DENVER (KDVR) — The holidays are here, and if you are thinking about spreading some Christmas cheer by gifting a few extra bucks to say “thank you” to those who have helped you throughout the year, we have some advice.

A new holiday tipping survey by Bankrate showed that 54% of all adults in the United States say they are likely to give higher-than-normal tips around the holidays to service industry employees.

“If you have a regular service provider that helps you throughout the year – perhaps a dedicated housekeeper or a hair stylist you really love – it could be customary to give a holiday tip equal to the cost of one service,” said Ted Rossman, Senior Industry Analyst for Bankrate. “For others, such as a mail carrier, trash collector or your child’s teacher, our data indicate that giving around $20 could be appropriate.”

Tipping guide

There are a variety of recommendations for tipping during the holidays. Bottom line: give what you are comfortable giving.

Here is a look at some tipping suggestions for 2022 from

Au Pair1-2 week’s pay and a small gift from your kids
BabysitterAverage day/evening pay for regular sitters and a small gift from your kids
BarberCost of 1 session
Bartender$20-$40 for someone you see regularly
Building Porter / Janitor$25-$100, depending on involvement
Building Superintendent$100-200, depending on involvement
Cleaning CompanyCost of 1 session or a small gift, if you see the same people regularly
CobblerDon’t tip
Coffee Shop Barista$20 for someone you see regularly
ContractorDon’t tip
Country Club Staff$50 for someone you see regularly
Day Care or Child Care Center StaffSmall gifts from your kids in the $10-$30 range
DentistDon’t tip
DoctorDon’t tip
Dog Day Care10-20% of your pet’s stay
Dog WalkerCost of 1 session or 1 week’s pay
Doorman$25-$100 depending on involvement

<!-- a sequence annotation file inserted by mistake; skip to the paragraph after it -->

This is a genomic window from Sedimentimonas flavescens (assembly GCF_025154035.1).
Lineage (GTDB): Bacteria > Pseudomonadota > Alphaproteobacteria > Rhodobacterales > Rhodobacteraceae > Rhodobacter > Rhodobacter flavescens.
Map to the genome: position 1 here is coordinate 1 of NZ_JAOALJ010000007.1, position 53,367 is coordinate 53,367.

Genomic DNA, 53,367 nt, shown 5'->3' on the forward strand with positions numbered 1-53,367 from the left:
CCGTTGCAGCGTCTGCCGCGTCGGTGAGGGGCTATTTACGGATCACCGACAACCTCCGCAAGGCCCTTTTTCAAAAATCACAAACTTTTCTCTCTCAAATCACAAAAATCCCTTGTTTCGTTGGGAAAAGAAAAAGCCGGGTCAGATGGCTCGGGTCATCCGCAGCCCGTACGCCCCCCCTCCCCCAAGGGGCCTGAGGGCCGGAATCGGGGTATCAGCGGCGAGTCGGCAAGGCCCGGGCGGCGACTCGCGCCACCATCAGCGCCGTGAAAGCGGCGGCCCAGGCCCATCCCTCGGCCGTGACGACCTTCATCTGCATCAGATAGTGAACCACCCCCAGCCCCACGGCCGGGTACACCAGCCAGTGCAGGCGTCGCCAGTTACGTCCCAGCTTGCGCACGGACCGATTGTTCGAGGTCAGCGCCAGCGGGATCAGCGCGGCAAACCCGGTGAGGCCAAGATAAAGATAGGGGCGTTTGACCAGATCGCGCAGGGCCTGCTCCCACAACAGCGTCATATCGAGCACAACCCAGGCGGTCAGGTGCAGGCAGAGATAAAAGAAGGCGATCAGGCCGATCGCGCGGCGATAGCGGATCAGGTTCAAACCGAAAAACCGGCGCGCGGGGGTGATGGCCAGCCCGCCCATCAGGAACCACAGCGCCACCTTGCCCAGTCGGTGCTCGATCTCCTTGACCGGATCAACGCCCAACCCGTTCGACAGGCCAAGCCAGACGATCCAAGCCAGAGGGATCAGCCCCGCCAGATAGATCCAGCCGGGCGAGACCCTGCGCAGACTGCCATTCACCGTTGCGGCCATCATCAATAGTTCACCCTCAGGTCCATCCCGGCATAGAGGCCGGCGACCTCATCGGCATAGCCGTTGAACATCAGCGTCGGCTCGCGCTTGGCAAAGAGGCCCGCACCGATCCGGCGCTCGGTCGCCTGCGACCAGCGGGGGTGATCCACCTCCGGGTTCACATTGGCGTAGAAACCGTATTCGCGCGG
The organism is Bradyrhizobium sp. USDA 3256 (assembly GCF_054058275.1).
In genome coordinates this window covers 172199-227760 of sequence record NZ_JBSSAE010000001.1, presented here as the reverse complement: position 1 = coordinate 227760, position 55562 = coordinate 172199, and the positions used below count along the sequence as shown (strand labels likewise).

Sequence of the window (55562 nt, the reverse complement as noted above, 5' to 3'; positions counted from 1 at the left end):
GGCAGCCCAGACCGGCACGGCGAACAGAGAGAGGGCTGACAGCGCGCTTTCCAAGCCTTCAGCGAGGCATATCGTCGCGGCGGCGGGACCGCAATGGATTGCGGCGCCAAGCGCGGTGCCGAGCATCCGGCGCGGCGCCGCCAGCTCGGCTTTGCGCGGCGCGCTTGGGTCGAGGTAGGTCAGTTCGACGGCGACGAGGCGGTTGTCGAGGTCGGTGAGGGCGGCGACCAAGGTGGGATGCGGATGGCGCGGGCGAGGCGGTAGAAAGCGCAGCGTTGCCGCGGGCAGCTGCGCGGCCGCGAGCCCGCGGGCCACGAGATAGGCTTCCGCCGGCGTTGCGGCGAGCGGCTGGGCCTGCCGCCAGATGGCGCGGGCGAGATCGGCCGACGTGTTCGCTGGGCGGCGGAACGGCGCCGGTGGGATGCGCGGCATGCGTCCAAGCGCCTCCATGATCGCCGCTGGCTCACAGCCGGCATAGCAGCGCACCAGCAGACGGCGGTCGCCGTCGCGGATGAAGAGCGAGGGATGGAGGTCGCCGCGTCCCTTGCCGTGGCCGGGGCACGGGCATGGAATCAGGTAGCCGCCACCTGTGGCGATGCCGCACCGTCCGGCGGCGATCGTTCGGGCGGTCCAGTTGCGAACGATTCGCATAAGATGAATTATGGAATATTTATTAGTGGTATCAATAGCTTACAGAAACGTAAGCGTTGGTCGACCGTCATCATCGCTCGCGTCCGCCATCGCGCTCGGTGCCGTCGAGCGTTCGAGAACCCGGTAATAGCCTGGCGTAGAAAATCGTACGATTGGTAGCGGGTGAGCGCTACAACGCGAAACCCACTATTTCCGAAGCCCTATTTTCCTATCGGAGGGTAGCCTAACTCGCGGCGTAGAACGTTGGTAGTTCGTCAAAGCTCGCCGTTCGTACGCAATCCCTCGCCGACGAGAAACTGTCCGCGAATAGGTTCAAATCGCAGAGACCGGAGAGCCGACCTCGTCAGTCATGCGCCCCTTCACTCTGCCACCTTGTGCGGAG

Driver / Limo Service$20-$50 or 20% of monthly bill
Dry Cleaner$10-20 gift card or homemade goods
Elevator Operator$10-$40, depending on involvement
Errand Runner$50 to 1 week’s pay, depending on how often you use
Fitness InstructorCost of 1 session or a small gift
Food Delivery Person$20-$30 for someone you see regularly
Garbage Collector$10-$30 per person
Gardener / Landscaper$25-50
Gas Station Attendant$10-$20 for someone you see regularly
GroomerCost of 1 session
Hairdresser or ColoristCost of 1 session
Handyman / Handyperson$25-50
House CleanerCost of 1 session for regular cleaner; small gift for infrequent service
HousekeeperCost of 1 session and a small gift
Kennel StaffHandmade or baked goods
Kids’ Activities InstructorSmall gift from your kids
Kids’ Coach (Athletics)Small gift from your kids
Live-In Help (housekeeper, senior care aide, nanny, chef, etc.)1-2 week’s pay
Mail carrierNon-cash gifts under $20
Massage TherapistCost of 1 session
Mother’s HelperAverage day’s pay for regular helper and a small gift from your kids
Nail Tech / ManicuristCost of 1 session
Nanny1-2 week’s pay and a gift from your kids
Newspaper Carrier$10-$30
Nurse (in-home nurse, private nurse)Edible goodies with a handwritten note
Nursing Home or Assisted Living Community StaffHomemade gift
Package Delivery PersonSmall, non-cash gift
Parking Garage Attendant$10-$20 for someone you see regularly
Personal Assistant$50 to 1 week’s pay
Personal Chef1-2 week’s pay or cost of one session, depending on frequency
Personal TrainerCost of 1 session
Pet Day Care StaffHandmade gift or baked goods
Pet Sitter$20-50
Pet TrainerCost of 1 session
Physical TherapistDon’t tip
Pool Cleaner$25-50
Postal Worker / Mail CarrierFood, such as baked goods, or non-cash gift worth less than $20
School Bus DriverSmall, non-cash gift
Senior Care Aide$50 to 1 week’s pay
Snow Remover / ShovelerCost of 1 session
TailorDon’t tip
Teacher$25 gift card and/or small gift from your kids
Teacher’s Aide / AssistantSmall gift from your kids
TutorCost of 1 session and small gift from your child, depending on frequency
VeterinarianDon’t tip
Waiter / Waitress$20-$40 for someone you see regularly tipping guide for 2022

United States Postal Service

Have you been keeping your post office busy? If you’re thinking about tipping your mailman, there are certain rules you must follow.

According to the United States Postal Service, mailman are allowed to accept a gift worth $20 or less from a customer per occasion, such as Christmas. However, cash and cash equivalents, like checks or gift cards that can be exchanged for cash, must never be accepted in any amount.

USPS said that no employee may accept more than $50 worth of gifts from any one customer in any one calendar year period.